Predictions concerning the end of the world have proven less reliable than your broker’s recommendations or your fondest hopes. Whether you await the end fearfully or eagerly, you may rest assured that it will never come—not because the world is everlasting but because it has already ended, if indeed it ever began. But we need not mourn, for the world is indeed well lost, and with it the stultifying stereotypes of absolutism: the absurd notions of science as the effort to (...) discover a unique, prepackaged, but unfortunately undiscoverable reality, and of truth as agreement with that inaccessible reality. All notions of pure givenness and unconditional necessity and of a single correct perspective and system of categories are lost as well.If there is no such thing as the world, what are we living in? The answer might be “A world” or, better, “Several worlds.” For to deny that there is any such thing as the world is no more to deny that there are worlds than to deny that there is any such thing as the number between two and seven is to deny that there are numbers between two and seven. The task of describing the world is as futile as the task of describing the number between two and seven.The world is lost once we appreciate a curious feature of certain pairs of seemingly contradictory statements: if either is true, both are. Although “The earth is in motion” and “The earth is at rest” apparently contradict each other, both are true. But from a contradiction, every statement follows. So unless we are prepared to acknowledge the truth of every statement, the appearance of contradiction in cases like these must somehow be dispelled. Nelson Goodman is professor emeritus of philosophy at Harvard University. He has written Of Mind and Other Matters, Ways of Worldmaking, Problems and Projects, Languages of Art, The Structure of Appearance, and Fact, Fiction, and Forecast. His most recent contribution to Critical Inquiry is “How Buildings Mean” . Catherine Z. Elgin is associate professor of philosophy at the University of North Carolina, Chapel Hill. She is the author of With Reference to Reference and is currently writing a book entitled Philosophy without Foundations. (shrink)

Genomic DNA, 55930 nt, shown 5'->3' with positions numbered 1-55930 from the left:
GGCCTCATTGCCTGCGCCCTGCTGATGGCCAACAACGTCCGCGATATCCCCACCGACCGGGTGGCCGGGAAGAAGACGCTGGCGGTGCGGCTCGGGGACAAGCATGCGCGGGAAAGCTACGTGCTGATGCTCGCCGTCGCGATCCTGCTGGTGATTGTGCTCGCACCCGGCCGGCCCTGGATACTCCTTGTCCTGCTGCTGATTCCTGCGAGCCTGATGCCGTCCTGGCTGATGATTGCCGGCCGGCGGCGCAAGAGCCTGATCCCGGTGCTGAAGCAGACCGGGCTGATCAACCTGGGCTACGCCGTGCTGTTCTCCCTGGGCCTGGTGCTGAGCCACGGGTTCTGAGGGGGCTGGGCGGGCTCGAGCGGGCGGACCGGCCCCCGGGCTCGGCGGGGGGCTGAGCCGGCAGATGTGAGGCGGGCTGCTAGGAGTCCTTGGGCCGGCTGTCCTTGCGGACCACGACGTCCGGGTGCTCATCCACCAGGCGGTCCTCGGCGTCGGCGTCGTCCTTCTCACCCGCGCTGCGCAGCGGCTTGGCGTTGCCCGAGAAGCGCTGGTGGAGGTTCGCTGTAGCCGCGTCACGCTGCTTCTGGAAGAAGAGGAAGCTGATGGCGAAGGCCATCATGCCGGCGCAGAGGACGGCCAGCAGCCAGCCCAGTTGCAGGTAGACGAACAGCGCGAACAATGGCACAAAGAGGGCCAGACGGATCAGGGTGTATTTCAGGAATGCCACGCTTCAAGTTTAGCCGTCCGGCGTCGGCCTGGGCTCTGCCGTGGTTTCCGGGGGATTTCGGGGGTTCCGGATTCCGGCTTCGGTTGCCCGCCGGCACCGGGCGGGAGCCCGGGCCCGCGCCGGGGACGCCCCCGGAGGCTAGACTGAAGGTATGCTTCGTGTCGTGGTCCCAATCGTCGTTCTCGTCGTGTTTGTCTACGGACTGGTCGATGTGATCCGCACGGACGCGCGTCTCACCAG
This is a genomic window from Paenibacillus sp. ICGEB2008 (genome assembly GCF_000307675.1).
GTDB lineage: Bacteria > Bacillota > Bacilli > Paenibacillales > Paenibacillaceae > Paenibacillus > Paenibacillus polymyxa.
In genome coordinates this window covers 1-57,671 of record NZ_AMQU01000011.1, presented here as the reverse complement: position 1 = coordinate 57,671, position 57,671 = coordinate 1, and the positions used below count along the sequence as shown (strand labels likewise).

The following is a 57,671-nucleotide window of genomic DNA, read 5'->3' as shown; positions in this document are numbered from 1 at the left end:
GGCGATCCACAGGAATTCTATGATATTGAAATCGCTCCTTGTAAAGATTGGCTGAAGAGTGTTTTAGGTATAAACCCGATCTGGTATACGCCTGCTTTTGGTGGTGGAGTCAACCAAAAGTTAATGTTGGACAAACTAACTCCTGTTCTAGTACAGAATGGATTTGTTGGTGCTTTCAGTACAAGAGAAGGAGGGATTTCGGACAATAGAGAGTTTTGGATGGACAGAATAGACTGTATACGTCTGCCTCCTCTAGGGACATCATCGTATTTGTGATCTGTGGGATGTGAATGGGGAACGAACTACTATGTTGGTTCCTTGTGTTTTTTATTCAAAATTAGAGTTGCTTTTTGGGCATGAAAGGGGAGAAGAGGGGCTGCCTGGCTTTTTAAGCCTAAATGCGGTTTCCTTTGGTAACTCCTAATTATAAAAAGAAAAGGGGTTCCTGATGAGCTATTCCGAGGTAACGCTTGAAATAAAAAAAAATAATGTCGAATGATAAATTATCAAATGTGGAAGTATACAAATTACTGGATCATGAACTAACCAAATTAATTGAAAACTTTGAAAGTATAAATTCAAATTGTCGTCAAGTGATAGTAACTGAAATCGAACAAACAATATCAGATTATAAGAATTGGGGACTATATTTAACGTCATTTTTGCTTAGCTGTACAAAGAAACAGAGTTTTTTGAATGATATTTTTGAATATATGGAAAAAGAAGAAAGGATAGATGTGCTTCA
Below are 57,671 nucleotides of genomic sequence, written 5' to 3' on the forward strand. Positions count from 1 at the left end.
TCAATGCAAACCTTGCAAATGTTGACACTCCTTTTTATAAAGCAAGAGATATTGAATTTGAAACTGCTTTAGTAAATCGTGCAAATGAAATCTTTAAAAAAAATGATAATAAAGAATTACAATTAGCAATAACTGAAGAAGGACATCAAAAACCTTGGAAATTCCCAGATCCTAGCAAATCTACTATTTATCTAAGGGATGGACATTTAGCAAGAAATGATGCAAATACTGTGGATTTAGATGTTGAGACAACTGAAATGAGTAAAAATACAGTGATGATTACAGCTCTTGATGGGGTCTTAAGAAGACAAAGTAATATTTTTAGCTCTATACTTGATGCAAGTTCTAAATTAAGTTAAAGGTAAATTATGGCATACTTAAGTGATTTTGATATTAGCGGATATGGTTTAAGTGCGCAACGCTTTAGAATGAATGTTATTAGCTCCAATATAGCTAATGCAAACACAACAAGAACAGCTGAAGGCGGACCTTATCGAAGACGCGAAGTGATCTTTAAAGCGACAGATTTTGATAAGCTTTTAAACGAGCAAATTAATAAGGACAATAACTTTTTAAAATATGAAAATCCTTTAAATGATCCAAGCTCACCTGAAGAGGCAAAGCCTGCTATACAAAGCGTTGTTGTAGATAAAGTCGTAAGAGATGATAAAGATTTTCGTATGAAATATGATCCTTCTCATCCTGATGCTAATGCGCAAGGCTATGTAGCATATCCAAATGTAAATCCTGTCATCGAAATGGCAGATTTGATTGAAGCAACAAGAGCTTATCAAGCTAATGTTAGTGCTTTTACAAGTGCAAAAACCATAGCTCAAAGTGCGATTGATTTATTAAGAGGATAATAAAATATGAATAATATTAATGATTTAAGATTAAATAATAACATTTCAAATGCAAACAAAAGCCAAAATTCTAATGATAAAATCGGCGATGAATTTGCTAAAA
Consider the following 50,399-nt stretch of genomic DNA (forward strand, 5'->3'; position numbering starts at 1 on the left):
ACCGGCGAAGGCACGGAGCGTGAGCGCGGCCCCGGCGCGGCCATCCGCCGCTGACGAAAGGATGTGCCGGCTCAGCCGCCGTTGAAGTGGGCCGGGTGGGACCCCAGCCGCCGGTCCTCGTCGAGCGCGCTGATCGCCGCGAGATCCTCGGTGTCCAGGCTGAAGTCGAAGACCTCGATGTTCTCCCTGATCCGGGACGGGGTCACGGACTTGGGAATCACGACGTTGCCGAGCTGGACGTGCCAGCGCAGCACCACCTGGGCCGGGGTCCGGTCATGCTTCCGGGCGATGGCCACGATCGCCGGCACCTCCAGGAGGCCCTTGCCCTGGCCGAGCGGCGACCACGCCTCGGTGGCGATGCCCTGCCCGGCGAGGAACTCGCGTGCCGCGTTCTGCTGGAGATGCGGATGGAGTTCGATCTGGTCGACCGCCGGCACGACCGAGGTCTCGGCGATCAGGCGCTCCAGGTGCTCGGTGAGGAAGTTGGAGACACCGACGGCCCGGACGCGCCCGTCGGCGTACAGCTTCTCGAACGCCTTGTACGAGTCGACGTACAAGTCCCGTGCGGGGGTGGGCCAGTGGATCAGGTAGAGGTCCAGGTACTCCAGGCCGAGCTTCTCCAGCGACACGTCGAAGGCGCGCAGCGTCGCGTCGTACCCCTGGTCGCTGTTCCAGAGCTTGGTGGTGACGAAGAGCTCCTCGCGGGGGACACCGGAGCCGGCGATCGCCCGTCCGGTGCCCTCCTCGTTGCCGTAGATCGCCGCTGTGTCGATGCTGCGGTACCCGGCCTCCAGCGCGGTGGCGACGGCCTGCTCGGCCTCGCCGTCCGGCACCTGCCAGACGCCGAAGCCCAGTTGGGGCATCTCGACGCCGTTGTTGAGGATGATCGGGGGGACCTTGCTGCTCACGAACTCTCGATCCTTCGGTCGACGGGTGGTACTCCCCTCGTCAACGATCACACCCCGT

The acknowledged difficulty and even impossibility of finding a literal paraphrase for most metaphors is offered by [Donald] Davidson1 as evidence that there is nothing to be paraphrased - that a sentence says nothing metaphorically that it does not say literally, but rather functions differently, inviting comparisons and stimulating thought. But paraphrase of many literal sentences also is exceedingly difficult, and indeed we may seriously question whether any sentence can be translated exactly into other words in the same or any (...) other language. Let's agree, though, that literal paraphrase of metaphor is on the whole especially hard. That is easily understood since the metaphorical application of terms has the effect, and usually the purpose, of drawing significant boundaries that cut across ruts worn by habit, of picking out new relevant kinds for which we have no simple and familiar literal descriptions. We must note in passing, though, that the metaphorical application may nevertheless be quite clear. For just as inability to define "desk" is compatible with knowing which articles are desks, so inability to paraphrase a metaphorical term is compatible with knowing what it applies to, And as I have remarked elsewhere,2 whether a man is metaphorically a Don Quixote or a Don Juan is perhaps easier to decide than whether he is literally a schizoid or a paranoiac. · 1. In "What Metaphors Mean," Critical Inquiry 5 : 31-47.· 2. In "Stories upon Stories; or, Reality on Tiers," delivered at the conference Levels of Reality, in Florence, Italy, September 1978. Nelson Goodman, emeritus professor of philosophy at Harvard, has written The Structure of Appearance; Fact, Fiction, and Forecast; Languages of Art: An Approach to a Theory of Symbols; Problems and Projects; and, most recently, Ways of Worldmaking. His contributions to Critical Inquiry include "The Status of Style" , "Twisted Tales; or, Story, Study, and Symphony" , and "The Telling and the Told". (shrink)